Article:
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Home > Secure Our Future 2008 > Mitt Romney
Mitt Romney
Former governor of Massachusetts

"Take some of that money, or all of that surplus money, and allow people to have a personal account, so they can invest in things that have a higher rate of return than just government debt...Personal accounts would be a big plus."

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S4 intern Megan caught up with Governor Romney at a town hall meeting in Manchester, New Hampshire, on June 5th, 2007, and had the opportunity to have a conversation with him regarding young workers and Social Security:

S4: Governor Romney, I'm a member of a student-run grassroots organization, Students for Saving Social Security, and we're working very hard to get some Social Security reform. I'd like to know on behalf of our members in all 50 states, what's your position on implementing Social Security reform that allows ownership and choice for the younger generations, specifically personal retirement accounts?

Romney: This is wonderful. Thank you. Isn't that wonderful to have a young person caring about Social Security?


And young people really ought to care about Social Security.

Our seniors are fine right now in terms of Social Security because there's actually more money going into Social Security every year than is actually paid out. So our seniors, who are either seniors or coming along to be seniors soon, they're fine. Social Security is robust, it has plenty of money.

The concern, which most young people haven't thought about, is what happens when our twenty- and thirty- and forty-year-olds come along? What do the numbers look like then? At that point, there's far less money going into Social Security than is needed to come out. And of course, we could have had money there, but we've been taking all the extra money out every year. The Washington guys -- I said Washington is broken -- they've been taking all the extra money that goes in every year, and they've been spending it on government programs. They haven't been building a trust fund that would, as you know, allow Social Security to deal with the needs of our younger people as they come along.

So what to do? Well, one thing that the president proposed and is a good idea, is to take some of that money, or all of that surplus money, and allow people to have a personal account, so they can invest in things that have a higher rate of return than just government debt. They can invest in things like our stock market or the world stock market or whatever, so that they can get a better return, and maybe that would make up for some of the shortfall. That's a good idea.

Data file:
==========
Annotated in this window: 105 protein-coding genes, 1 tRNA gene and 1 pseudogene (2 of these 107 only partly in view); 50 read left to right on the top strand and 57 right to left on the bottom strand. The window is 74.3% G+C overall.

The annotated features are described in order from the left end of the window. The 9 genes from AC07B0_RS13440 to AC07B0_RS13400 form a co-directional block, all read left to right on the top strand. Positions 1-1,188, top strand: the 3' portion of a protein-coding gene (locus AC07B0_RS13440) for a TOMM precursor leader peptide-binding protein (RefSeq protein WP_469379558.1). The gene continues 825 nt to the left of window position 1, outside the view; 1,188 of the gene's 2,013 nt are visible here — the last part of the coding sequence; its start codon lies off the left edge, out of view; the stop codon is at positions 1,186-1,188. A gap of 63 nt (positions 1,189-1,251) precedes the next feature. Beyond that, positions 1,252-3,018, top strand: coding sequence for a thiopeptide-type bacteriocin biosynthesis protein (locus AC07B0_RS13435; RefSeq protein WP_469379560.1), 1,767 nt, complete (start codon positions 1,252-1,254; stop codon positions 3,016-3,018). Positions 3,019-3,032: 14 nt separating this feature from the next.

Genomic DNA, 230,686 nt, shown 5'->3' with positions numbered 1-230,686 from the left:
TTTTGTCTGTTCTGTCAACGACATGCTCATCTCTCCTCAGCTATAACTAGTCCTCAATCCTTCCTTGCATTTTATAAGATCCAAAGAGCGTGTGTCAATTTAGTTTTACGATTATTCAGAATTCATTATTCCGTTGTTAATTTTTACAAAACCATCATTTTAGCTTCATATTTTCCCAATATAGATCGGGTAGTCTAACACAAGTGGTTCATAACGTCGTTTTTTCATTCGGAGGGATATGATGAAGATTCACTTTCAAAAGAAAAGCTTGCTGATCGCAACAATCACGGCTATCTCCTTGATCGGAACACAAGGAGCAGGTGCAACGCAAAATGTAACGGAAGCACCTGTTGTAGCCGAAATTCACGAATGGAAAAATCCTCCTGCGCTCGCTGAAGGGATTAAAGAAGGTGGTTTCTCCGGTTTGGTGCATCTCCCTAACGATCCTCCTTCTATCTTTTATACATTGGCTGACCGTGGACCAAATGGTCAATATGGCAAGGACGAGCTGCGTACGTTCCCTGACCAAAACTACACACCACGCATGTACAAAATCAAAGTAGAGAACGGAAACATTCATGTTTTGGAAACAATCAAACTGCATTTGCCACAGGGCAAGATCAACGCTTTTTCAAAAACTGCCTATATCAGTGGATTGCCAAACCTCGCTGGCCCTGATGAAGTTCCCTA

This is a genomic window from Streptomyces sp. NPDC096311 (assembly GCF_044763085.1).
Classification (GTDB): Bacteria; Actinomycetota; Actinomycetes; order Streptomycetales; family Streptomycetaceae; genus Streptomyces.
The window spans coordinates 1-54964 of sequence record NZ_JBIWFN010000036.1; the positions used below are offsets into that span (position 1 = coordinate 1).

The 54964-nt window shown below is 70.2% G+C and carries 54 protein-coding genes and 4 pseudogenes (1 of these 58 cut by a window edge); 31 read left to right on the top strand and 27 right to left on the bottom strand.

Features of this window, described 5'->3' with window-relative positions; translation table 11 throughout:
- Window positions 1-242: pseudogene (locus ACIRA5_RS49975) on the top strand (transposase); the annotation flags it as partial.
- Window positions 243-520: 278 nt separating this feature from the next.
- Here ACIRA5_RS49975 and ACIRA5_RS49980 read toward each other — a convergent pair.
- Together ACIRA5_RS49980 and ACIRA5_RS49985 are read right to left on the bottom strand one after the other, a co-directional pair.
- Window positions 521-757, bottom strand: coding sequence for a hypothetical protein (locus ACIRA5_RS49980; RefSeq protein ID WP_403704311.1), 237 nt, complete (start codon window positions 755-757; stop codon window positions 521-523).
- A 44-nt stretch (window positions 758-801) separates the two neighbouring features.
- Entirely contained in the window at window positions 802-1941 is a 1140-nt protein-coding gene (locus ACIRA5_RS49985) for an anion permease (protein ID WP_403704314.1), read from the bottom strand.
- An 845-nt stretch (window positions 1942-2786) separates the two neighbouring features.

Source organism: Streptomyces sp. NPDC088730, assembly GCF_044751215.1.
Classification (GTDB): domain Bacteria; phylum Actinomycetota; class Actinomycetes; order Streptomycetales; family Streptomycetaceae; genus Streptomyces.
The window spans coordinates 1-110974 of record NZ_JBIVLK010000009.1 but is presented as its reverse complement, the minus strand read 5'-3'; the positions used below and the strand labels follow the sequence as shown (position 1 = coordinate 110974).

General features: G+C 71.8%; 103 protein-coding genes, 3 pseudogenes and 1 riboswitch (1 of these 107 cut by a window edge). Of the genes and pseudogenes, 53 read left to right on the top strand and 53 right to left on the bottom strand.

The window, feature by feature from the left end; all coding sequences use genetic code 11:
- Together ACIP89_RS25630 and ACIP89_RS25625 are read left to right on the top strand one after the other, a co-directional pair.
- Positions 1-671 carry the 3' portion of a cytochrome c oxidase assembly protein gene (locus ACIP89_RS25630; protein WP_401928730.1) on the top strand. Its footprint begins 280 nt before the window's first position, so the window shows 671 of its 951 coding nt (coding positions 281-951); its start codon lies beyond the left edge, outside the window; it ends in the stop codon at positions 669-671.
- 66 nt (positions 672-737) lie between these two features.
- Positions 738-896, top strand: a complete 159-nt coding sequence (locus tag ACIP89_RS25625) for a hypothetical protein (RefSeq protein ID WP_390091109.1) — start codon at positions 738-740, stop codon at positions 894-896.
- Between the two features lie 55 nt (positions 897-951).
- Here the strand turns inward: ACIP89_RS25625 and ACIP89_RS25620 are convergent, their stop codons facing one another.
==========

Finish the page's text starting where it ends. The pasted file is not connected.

What the Democrats would like to do is simply raise taxes, and their answer almost all the time is just to raise taxes. The problem with raising taxes is, one, it doesn't feel good, of course, particularly if you're the one whose taxes are raised. Number two, it takes money out of the free economy, where money is used to propel growth and investment, and it puts it in the government, and when the government invests money or spends money it does not have the same impact on our vitality and growth as when people invest their own money. And so raising taxes is not the answer, and so I agree with you. Personal accounts would be a big plus.

There are other measures they're going to look at -- they'll look at retirement age, they'll look at different rates of inflation for the initial benefit under Social Security, but we do need to have reform in the system so it doesn't overwhelm our finances down the road, and so we can honor the obligation we make to twenty-year-olds, thirty-year-olds and forty-year-olds coming along. Social Security will be for them, as well. Thank you very much.

Statements on Reform

  • "[P]erhaps some in the room don't recognize this, but for people right now, when you get your Social Security initial benefit, it's not inflated with the price index -- it's inflated with a much higher index: the wage index. And if you just change the index from the wage index to the CPI that we're so used to, that we all talk about, that would pretty much solve the problem of our Social Security burden.

    You could also extend the retirement age and then there are personal accounts and a lot of folks have said, 'You know, we have a Social Security surplus right now. Why are we using that money to fund the government? Why don't we allow that money to be used to fund things like personal accounts and there could be other sources for personal accounts as well -- voluntary, personal accounts.'

    So we've got some options there. I want to hear what the Democrats have to say, but it's critical for us to recognize number one on their list is not on our list, and we have to make sure that the others are places that we turn to finally rein in Social Security."
    - Romney remarks at the Club For Growth, Palm Beach, FL, March 29, 2007
  • "Aides say Romney is also intrigued by the ideas of Democrat Robert Pozen, chairman of Boston-based MFS Investment Management and a member of Bush's 2001 Social Security Commission. Pozen's 'progressive indexation' plan would maintain the current Social Security benefit formula for the poor while providing gradual benefit reductions for wealthier individuals. People who receive reduced benefits would be able to put as much as 2 percent of their pay into private investment accounts."
    - Bloomberg, February 7, 2007


Governor Romney with S4's Megan and Jo after a New Hampshire town hall

Fox News Debate

Jo with Tagg Romney

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